Zune 30’s will come back to life tomorrow!

zune30The ZuneInsider site states that Zune 30’s all stopped working today because of a leap year issue (2008 has 366 days), and that the Zune software will correct itself on January 1st, 2009. So, just let your Zune 30’s battery drain and then sync/charge it after noon GMT. This is only a problem with the Zune 30’s, since it is affecting a specific component only present in that device. The 2nd generation Zunes (Zune 4/8/16/80/120) are not affected.

Now, noon GMT (Greenwich Mean Time) should be the following for those in the US:

EST: 7 am
CST: 6 am
MST: 5 am
PST: 4 am
AKST: 3 am
HST: 2 am

Man, that was a close call for Microsoft. I guess the next time this could happen is in 2012, so mark your calendars! 😦

UPDATE: It looks like the Zune 30s are starting to wake up today, on January 1st. Lots of owners reporting on the various Zune forums that their devices are syncing and coming back to life again.


December 31st, 2008: All Zune 30 devices have stopped working!

The big news for Zune 30 owners, is that as of today their Zunes have stopped working. Yes, that’s right. It seems that ALL Zune 30’s (with both the original and updated firmware) have a frozen screen on boot up. Here is Microsoft’s response found on the zune.net home page:

Customers with 30gb Zune devices may experience issues when booting their Zune hardware.  We’re aware of the problem and are working to correct it.  Sorry for the inconvenience, and thanks for your patience!

What a giant programming blunder! A nice New Years’ Eve present from Microsoft.

I’m sure Microsoft is scrambling now, and lots of Zune programmers are frantically fixing the problem and putting together a firmware update. Hopefully, these “bricked” Zunes CAN have their firmware updated in their current state. However, what if the solution cannot be administered to the Zune by consumers? What if the update needs to be done with special hardware or special tools that the consumer doesn’t have? Will Microsoft have a gigantic recall of Zunes 30s?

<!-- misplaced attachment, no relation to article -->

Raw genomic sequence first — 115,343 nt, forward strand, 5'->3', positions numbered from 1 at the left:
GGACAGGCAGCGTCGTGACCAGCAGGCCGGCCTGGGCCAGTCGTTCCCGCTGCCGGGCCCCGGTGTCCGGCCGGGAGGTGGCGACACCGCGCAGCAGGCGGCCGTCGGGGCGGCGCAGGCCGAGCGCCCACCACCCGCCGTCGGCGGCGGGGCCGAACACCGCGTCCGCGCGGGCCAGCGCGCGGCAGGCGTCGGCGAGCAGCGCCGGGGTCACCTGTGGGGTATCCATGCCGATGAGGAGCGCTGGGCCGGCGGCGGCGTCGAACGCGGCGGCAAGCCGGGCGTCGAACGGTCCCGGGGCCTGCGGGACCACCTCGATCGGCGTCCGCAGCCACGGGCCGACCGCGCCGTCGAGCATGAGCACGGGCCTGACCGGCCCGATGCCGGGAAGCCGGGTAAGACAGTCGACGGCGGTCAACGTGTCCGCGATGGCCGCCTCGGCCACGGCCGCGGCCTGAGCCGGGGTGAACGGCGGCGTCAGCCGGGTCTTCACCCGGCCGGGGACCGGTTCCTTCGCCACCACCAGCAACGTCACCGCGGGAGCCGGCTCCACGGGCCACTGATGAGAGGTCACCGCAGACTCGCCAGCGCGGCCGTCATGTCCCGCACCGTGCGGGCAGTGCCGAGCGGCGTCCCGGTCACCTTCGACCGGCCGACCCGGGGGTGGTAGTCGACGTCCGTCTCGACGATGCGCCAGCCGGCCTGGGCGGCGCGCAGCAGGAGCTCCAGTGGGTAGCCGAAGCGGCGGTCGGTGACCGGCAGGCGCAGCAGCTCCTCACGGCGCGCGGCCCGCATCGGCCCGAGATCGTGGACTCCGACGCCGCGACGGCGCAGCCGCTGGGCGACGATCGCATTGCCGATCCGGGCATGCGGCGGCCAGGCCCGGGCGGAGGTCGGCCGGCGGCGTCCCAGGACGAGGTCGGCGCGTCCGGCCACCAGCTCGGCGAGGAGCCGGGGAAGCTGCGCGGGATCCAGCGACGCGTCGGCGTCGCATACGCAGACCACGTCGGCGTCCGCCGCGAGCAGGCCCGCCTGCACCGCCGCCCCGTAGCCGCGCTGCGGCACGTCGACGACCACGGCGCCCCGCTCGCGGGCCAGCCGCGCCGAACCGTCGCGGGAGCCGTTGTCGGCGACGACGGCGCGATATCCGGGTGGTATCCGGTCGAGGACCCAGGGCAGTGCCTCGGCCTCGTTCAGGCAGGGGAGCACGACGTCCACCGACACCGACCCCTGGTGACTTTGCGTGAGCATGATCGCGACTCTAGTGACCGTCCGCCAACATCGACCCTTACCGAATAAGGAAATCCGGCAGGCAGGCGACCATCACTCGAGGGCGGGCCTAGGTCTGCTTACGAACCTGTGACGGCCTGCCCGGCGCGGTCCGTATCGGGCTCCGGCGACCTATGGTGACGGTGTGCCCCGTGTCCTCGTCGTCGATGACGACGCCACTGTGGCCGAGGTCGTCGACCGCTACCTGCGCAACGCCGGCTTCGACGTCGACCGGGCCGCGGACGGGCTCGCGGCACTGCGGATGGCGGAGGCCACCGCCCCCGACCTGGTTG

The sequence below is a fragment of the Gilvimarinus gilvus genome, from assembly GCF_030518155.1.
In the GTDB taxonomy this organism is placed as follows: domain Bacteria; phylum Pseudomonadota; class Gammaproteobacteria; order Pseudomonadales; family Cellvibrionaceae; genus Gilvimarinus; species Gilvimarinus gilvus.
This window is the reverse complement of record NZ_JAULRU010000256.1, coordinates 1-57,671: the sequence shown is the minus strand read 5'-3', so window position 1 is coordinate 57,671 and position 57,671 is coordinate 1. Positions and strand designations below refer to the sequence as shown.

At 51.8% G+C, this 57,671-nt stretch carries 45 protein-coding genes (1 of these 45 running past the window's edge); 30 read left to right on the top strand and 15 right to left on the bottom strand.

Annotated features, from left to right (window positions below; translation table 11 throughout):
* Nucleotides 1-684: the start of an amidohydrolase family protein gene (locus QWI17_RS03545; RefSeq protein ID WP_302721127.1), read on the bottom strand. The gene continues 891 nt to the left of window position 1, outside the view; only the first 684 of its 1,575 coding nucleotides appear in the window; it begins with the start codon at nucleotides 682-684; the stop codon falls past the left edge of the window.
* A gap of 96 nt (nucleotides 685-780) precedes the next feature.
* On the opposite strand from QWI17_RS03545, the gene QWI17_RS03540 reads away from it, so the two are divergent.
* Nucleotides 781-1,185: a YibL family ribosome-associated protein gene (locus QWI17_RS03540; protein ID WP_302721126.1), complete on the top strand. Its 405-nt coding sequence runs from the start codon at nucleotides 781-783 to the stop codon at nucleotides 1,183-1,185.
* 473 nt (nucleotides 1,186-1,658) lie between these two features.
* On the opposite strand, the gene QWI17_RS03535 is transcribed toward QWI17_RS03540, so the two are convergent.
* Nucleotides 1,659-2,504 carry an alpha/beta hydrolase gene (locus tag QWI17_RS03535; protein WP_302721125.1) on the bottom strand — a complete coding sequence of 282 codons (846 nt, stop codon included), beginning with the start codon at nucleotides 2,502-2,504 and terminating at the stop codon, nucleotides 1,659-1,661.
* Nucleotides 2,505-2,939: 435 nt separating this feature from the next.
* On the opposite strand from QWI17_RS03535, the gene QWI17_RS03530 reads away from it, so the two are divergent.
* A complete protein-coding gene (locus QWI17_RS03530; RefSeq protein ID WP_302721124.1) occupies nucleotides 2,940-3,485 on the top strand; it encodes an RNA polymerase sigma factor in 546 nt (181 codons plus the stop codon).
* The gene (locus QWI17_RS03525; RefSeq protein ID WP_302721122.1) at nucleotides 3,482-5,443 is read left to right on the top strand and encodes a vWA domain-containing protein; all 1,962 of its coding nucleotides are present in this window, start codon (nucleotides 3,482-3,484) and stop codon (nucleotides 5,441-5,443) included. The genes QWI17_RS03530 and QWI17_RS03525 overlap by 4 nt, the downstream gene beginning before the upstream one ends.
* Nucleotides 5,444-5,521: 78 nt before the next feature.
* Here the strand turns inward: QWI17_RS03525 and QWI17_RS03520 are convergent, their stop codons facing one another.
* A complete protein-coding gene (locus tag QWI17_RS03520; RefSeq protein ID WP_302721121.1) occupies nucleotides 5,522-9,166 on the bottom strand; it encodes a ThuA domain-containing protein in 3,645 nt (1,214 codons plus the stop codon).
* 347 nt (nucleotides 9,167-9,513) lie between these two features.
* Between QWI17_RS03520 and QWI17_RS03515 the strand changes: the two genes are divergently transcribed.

Of course, the online and printed news will soon have this information plastered across the world by tomorrow. That kind of press certainly won’t help with Zune sales.

I’m crossing my fingers that when I sync my Zune 80 (and my wife’s new Zune 8), I don’t see the dreaded frozen screen…

Tagging MP4 Video Files

video_taggingOne of the shortcomings for using the MP4 format, is that you can’t easily add in “metadata” tags into the video file. Such meta information include episode name, video category, episode description, genre, etc. You can easily add such information to WMV formatted files using the freeware application called dSHARPIE, but not to MP4 files.

So, why is adding in meta data tags such a big deal? Because such information can be displayed on your Zune when you scroll through the available synced files.

Recently, I discovered that you can add such meta data to MP4 files. I found this valuable information on this web blog site. The author explains how you can use a freeware application called Atomic Parsley to add such meta data to MP4 files. Atomic Parsley is a DOS command line application, so there’s no easy-to-use graphic interface (however, writing a simple GUI front end shouldn’t be too hard :)).